Another New Age belief Applewhite and Nettles adopted was the ancient astronaut hypothesis. The term "ancient astronauts" is used to refer to various forms of the concept that extraterrestrials visited Earth in the distant past. Applewhite and Nettles took part of this concept and taught it as the belief that "aliens planted the seeds of current humanity millions of years ago, and have to come to reap the harvest of their work in the form of spiritually evolved individuals who will join the ranks of flying saucer crews. Only a select few members of humanity will be chosen to advance to this transhuman state. The rest will be left to wallow in the spiritually poisoned atmosphere of a corrupt world." Only the individuals who chose to join Heaven's Gate, follow Applewhite and Nettle's belief system, and make the sacrifices required by membership would be allowed to escape human suffering.
Techniques to enter the next level edit
According to Heaven's Gate, once the individual has perfected himself through the "process", there were four methods to enter or "graduate" to the next level:
- Physical pickup onto a TELAH spacecraft and transfer to a next level body aboard that craft. In this version, what Professor Zeller calls a "UFO" version of the "Rapture", an alien spacecraft would descend to Earth and collect Applewhite, Nettles, and their followers, and their human bodies would be transformed through biological and chemical processes to perfected beings. This and other UFO-related beliefs held by the group have led some observers to characterize the group as a type of UFO religion.
- Natural death, accidental death, or death from random violence. Here, the "graduating soul" leaves the human container for a perfected next-level body.
- Outside persecution that leads to death. After the deaths of the Branch Davidians in Waco, Texas, and the events involving Randy Weaver at Ruby Ridge, Applewhite was afraid the American government would murder the members of Heaven's Gate.
- Willful exit from the body in a dignified manner. Near the end, Applewhite had a revelation that they might have to abandon their human bodies and achieve the next level as Jesus had done. This occurred on March 22 and 23 when 39 members died by suicide and "graduated".
In a group open only to adults over the age of 18, members gave up their possessions and lived an ascetic life devoid of indulgences. The group was tightly knit, and everything was communally shared. In public, each member of the group always carried a five-dollar bill and a roll of quarters. Eight of the male members of the group, including Applewhite, voluntarily underwent castration as an extreme means of maintaining the ascetic lifestyle. The group initially attempted castration by having one of its members, a former nurse, perform the castration, but this attempt was unsuccessful, almost resulting in the patient's death, and caused at least one member to leave Heaven's Gate. Every castration that followed the first one was done in a hospital.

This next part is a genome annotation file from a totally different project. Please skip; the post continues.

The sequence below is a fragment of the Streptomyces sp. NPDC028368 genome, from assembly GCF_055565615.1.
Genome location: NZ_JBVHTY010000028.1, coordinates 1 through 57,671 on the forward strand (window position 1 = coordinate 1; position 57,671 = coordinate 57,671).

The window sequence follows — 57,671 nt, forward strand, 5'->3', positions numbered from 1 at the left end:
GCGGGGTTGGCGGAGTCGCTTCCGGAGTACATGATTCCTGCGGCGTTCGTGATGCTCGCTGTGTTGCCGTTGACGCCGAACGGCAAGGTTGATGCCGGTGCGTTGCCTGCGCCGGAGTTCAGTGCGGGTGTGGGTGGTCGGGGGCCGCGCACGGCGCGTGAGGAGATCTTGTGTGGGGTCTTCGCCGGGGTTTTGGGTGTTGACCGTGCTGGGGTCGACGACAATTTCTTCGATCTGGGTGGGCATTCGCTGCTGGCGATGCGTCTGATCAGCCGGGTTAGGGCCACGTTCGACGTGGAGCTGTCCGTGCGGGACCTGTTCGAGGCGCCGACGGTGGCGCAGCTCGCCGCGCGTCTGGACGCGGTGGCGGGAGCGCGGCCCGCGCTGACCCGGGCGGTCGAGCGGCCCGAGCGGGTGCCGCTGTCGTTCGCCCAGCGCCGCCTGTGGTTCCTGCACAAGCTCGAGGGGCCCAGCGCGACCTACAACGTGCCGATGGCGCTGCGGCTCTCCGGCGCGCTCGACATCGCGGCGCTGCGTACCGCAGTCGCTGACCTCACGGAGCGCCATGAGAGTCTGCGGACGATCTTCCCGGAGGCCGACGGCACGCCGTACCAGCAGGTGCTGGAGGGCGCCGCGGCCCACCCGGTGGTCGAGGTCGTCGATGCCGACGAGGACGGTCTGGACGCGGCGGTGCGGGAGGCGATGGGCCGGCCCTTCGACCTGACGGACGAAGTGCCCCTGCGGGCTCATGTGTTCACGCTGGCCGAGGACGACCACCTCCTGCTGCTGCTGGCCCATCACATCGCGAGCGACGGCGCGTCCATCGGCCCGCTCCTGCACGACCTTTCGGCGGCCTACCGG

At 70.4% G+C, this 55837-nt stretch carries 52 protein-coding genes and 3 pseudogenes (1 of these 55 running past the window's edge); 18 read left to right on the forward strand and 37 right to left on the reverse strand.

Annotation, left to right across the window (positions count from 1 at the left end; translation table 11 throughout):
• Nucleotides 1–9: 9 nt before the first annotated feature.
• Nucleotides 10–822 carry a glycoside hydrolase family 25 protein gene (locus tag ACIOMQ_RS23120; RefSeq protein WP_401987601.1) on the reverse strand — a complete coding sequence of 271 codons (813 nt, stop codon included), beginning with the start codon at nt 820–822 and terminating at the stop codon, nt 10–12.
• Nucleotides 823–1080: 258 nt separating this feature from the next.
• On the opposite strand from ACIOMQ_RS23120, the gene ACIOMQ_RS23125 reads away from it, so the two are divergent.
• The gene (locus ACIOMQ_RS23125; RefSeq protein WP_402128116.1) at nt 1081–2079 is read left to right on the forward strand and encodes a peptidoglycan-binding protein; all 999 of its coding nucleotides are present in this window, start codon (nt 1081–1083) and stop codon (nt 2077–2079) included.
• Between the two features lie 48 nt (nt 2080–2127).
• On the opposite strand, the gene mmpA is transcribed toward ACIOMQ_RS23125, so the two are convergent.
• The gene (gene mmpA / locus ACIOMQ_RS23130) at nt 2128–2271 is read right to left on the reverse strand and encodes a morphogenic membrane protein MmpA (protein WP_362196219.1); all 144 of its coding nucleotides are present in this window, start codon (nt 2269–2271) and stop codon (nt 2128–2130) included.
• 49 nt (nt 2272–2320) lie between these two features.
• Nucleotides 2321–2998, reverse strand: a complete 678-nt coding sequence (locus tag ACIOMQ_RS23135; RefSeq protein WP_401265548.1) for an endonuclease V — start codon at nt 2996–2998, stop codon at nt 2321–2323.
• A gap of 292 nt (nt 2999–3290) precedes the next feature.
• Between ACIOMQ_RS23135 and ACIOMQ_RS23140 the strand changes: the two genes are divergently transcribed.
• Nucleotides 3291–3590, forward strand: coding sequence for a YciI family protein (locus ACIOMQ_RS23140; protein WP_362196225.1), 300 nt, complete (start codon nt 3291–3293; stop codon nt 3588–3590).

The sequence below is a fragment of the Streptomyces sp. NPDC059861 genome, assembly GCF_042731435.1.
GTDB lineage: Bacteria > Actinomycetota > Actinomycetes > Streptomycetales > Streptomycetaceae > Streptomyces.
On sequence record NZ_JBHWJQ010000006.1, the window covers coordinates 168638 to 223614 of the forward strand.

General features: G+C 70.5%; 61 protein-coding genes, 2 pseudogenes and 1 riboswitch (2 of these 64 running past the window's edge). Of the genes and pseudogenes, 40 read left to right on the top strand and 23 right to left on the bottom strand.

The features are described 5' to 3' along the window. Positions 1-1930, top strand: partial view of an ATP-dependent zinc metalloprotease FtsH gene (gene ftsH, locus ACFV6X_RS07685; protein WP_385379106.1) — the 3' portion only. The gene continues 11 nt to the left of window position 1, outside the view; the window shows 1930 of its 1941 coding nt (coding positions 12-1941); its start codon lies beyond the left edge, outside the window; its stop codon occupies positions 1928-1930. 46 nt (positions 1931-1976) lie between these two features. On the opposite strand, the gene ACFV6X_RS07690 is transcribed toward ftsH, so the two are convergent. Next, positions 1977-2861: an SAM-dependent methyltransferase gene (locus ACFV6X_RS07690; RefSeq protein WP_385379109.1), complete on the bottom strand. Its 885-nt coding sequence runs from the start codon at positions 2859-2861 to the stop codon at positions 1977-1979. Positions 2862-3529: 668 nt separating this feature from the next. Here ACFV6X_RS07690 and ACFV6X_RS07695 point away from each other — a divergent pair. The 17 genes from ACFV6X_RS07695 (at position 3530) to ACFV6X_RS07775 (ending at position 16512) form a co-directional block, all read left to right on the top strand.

The group earned revenue by offering professional website development under the business name Higher Source.
In popular culture edit
In its first live episode following the mass suicide, Saturday Night Live aired a sketch where the cult members made it to space. It was followed by a commercial parody for Keds, featuring the tagline, "Worn by level-headed Christians," as well as footage of the Nike-clad corpses of the Heaven's Gate members.
In 2018, rapper Lil Uzi Vert posted a concept album art for their then-upcoming album, Eternal Atake. Soon after this announcement, they were threatened with legal action by Marc and Sarah King, the couple responsible for maintaining the group's website and intellectual property. A representative for the two wrote "He [Lil Uzi Vert] is using and adapting our copyrights and trademarks without our permission and the infringement will be taken up with our attorneys. This is not fair use or parody; it is a direct and clear infringement". The teased cover contained a logo almost identical to the Heaven's Gate logo, with similar text and visuals below. When the album officially released, it would be changed substantially to instead feature three figures standing on the moon, accompanied by a UFO overhead.
Heaven's Gate was the subject of the 10-part podcast of the same name produced by Glynn Washington to commemorate the 20th anniversary of the mass suicide. They have also been the subject of numerous other podcasts.
In February 2023, a movie following the story of Applewhite and Nettles entitled The Leader was introduced during the Berlin Film Festival. In October 2023, it was announced that Michael C. Hall and Grace Caroline Currey had joined the cast.
Nike Decades edit
See also edit
- UFO religion
- Training centre for release of the Atma-energy, a new religious movement founded in 1994 that also believed a spacecraft would take them, which led to their alleged mass suicide at the Teide National Park
- Peoples Temple
- Jonestown, an acre of land in Guyana where in 1978, 909 people died in the compound (and 9 others outside)